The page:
Kenya has become the 19th African country to pass a law that obliges all public entities to disclose information upon public request. Kenyans will be able to ask for information from public organizations about their activities, employees and their salary scales, among other details.

The Access to Information Act of 2015 [PDF] was signed into law by President Uhuru Kenyatta in August of this year, enabling the public to put all public and private entities to task to explain their actions, policies or decisions upon request.

Among the Act’s provisions for the disclosure of information is a requirement that government makes it public all the relevant facts while formulating important policies that may affect its citizens. This provision makes it possible for the public to participate in policy formulation.

The principal object of this Bill is to give effect to facilitate access to information held by Government Ministries and other public authorities. The Bill recognizes access to information as a right bestowed on the Kenyan people, and seeks
to promote proactive publication, dissemination and access to information by the Kenyan public in the furtherance of this right. It also spells out the mechanisms for ensuring public access to information, as well as the factors that may hinder the right to this access. The Bill is borne of the realization that access to information held by the Government and public institutions is crucial for the promotion of democracy and good governance. The Access to Information Bill, 2015

Before the enactment of this bill into law, access to information in Kenya was for a long time inhibited by legislative provisions that restricted sharing of information by government and public entities, in the process excluding citizens from decision making in public affairs.

Examples of such legislations that have provisions that restricted access to information by the public include the Official Secrets Act, the Evidence Act, and the Preservation of Public Security Act, which allowed for restriction of access to information that was deemed 'sensitive', with the definition of what actually qualified as sensitive information left to the authorities. As a result, essential information was kept out of public hands.

Access to information is recognized internationally as fundamental in a society that is governed by the rule of law, as it provides individuals with the knowledge required to participate effectively in the democratic processes. Knowing what the Government is doing is also key to providing oversight, ensuring accountability in the long run.

Time to Process Access to Information

The Act stipulates a timeline of 21 days to access the information sought by the public from the government or public entities without any undue delay and without rejecting it on any grounds. In the event the information sought concerns the life or liberty of a person, the period of getting such information is reduced to 48 hours.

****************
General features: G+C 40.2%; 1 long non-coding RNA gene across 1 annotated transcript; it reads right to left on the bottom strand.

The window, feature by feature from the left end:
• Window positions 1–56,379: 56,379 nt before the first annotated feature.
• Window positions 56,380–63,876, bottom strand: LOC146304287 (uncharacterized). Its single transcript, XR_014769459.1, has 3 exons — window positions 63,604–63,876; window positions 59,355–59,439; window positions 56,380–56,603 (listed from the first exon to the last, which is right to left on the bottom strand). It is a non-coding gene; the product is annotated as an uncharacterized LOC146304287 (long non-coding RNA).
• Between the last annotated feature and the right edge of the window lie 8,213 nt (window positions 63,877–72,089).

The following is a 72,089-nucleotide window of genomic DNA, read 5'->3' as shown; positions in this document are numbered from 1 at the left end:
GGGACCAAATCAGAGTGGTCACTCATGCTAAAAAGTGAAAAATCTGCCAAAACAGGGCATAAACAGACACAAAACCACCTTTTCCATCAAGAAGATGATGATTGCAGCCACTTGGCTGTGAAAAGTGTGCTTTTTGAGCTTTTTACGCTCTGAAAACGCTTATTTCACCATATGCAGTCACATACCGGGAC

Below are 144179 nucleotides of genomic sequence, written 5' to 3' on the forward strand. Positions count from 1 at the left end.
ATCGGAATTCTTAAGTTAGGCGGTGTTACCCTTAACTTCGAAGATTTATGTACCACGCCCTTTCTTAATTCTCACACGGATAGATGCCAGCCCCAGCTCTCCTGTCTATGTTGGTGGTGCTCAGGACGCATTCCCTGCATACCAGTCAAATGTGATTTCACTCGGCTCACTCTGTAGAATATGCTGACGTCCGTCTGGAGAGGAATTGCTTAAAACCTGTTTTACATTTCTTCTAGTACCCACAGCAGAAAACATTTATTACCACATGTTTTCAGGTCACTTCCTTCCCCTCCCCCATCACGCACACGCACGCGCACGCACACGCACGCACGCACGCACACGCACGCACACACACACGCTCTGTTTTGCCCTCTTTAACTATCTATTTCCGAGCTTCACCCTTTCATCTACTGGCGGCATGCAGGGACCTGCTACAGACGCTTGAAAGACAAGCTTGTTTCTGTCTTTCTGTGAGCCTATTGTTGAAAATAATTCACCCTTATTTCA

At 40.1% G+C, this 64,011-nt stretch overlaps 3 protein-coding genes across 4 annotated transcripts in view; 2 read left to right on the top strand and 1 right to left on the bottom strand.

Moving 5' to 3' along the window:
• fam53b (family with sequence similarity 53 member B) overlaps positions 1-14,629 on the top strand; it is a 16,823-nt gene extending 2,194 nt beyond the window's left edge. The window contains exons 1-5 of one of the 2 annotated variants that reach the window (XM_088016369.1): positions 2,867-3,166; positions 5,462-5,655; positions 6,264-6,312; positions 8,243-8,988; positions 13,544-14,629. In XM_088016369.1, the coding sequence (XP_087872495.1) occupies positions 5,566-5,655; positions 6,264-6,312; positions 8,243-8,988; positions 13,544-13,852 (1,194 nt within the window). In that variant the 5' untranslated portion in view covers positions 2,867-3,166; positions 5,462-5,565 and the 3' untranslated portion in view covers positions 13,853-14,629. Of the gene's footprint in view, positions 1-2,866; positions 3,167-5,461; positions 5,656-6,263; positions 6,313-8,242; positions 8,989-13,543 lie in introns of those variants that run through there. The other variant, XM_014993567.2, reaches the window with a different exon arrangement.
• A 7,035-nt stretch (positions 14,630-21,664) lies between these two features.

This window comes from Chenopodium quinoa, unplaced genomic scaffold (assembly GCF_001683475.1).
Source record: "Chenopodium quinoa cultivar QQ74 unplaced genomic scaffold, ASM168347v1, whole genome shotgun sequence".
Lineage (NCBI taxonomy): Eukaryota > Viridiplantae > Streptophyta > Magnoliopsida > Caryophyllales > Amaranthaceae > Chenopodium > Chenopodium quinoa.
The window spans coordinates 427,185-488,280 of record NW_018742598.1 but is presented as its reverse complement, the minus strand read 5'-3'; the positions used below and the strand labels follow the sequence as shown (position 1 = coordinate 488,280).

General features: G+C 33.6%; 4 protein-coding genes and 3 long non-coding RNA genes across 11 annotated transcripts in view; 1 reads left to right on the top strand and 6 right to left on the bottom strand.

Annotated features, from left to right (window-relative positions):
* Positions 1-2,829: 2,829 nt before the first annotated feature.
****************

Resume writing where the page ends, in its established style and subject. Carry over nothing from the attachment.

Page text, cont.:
The CEO of the receiving entity from which the information is sought may extend the period for response upon receiving the request on grounds that; the information sought entails a large amount of information and as such the given timeframe will interfere with the credibility of the information sought, or if there is need to consult in order to comply with the requested information and as such the consultations cannot be completed within stipulated time. The Act however gives the information officer a period of not more than 14 days in the event of the above exemptions.

Limited information

The Act restricts the public from getting information that may otherwise undermine the national security of Kenya, such information which cannot be disclosed if sought by the public from state or public entities include; military strategy, intelligence activities and their sources, foreign relation affairs and cabinet deliberations and records.

Other forms of information which is deemed classified and may not be given upon request by the public from state according to the Act include; if the information sought puts the health or life of any person in danger, if the information infringes the privacy of an individual and the confidentiality of the profession of an individual and if the information prejudice the commercial interests on intellectual property rights.

However, the above exemptions can be outweighed by the plea of a public interest if the applicant to the information sought makes an appeal to the Court of law.

Despite anything contained in (this law), a public entity or private body may be required to disclose information where the public interest in disclosure outweighs the harm to protected interests. The Access to Information Bill, 2015

Redress in the event of a delay

The Act articulates the channels to be followed in case the government withholds information. It also prescribes the procedures for complaints, and confers upon the Commission on Administrative Justice enforcement and oversight powers.

If the government refuses to grant access or hides some of the information through redaction, or if the public servant asked for specific information charges exorbitant fees, gives stale information or refuses to update existing information that is out of date, then the public can report the matter to the Commission on Administrative Justice for review and enforcement orders. If found guilty, civil servants will be fined up to Sh50,000 or spend three years in jail.

The Law will enable both the citizens and the media to obtain the important information that can be used to hold the government of the day accountable to the public.

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